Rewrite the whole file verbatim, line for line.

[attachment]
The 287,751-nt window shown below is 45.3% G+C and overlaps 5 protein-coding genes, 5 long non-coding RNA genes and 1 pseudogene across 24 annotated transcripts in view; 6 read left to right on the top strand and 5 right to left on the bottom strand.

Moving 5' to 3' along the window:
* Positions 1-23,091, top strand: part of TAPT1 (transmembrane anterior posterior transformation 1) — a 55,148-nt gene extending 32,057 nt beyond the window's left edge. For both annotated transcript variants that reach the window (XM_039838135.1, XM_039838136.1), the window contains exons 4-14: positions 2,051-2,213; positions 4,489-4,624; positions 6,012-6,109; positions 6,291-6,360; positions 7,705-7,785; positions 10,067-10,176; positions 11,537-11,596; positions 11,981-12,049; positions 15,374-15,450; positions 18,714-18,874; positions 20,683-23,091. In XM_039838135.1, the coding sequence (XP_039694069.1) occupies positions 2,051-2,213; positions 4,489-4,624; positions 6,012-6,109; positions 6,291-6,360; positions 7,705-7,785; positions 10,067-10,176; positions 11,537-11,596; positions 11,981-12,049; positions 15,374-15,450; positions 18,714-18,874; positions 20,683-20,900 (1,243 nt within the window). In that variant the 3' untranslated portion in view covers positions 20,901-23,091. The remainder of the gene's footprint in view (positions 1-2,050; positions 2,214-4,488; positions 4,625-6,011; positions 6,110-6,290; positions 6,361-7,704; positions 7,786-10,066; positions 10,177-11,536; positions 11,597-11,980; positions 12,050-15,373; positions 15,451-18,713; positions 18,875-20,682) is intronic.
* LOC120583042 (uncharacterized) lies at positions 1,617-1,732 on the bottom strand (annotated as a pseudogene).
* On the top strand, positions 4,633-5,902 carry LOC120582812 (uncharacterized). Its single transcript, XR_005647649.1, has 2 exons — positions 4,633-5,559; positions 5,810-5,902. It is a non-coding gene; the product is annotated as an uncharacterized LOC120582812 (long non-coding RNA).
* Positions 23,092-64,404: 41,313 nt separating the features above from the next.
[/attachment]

The 287,751-nt window shown below is 45.3% G+C and overlaps 5 protein-coding genes, 5 long non-coding RNA genes and 1 pseudogene across 24 annotated transcripts in view; 6 read left to right on the top strand and 5 right to left on the bottom strand.

Moving 5' to 3' along the window:
* Positions 1-23,091, top strand: part of TAPT1 (transmembrane anterior posterior transformation 1) — a 55,148-nt gene extending 32,057 nt beyond the window's left edge. For both annotated transcript variants that reach the window (XM_039838135.1, XM_039838136.1), the window contains exons 4-14: positions 2,051-2,213; positions 4,489-4,624; positions 6,012-6,109; positions 6,291-6,360; positions 7,705-7,785; positions 10,067-10,176; positions 11,537-11,596; positions 11,981-12,049; positions 15,374-15,450; positions 18,714-18,874; positions 20,683-23,091. In XM_039838135.1, the coding sequence (XP_039694069.1) occupies positions 2,051-2,213; positions 4,489-4,624; positions 6,012-6,109; positions 6,291-6,360; positions 7,705-7,785; positions 10,067-10,176; positions 11,537-11,596; positions 11,981-12,049; positions 15,374-15,450; positions 18,714-18,874; positions 20,683-20,900 (1,243 nt within the window). In that variant the 3' untranslated portion in view covers positions 20,901-23,091. The remainder of the gene's footprint in view (positions 1-2,050; positions 2,214-4,488; positions 4,625-6,011; positions 6,110-6,290; positions 6,361-7,704; positions 7,786-10,066; positions 10,177-11,536; positions 11,597-11,980; positions 12,050-15,373; positions 15,451-18,713; positions 18,875-20,682) is intronic.
* LOC120583042 (uncharacterized) lies at positions 1,617-1,732 on the bottom strand (annotated as a pseudogene).
* On the top strand, positions 4,633-5,902 carry LOC120582812 (uncharacterized). Its single transcript, XR_005647649.1, has 2 exons — positions 4,633-5,559; positions 5,810-5,902. It is a non-coding gene; the product is annotated as an uncharacterized LOC120582812 (long non-coding RNA).
* Positions 23,092-64,404: 41,313 nt separating the features above from the next.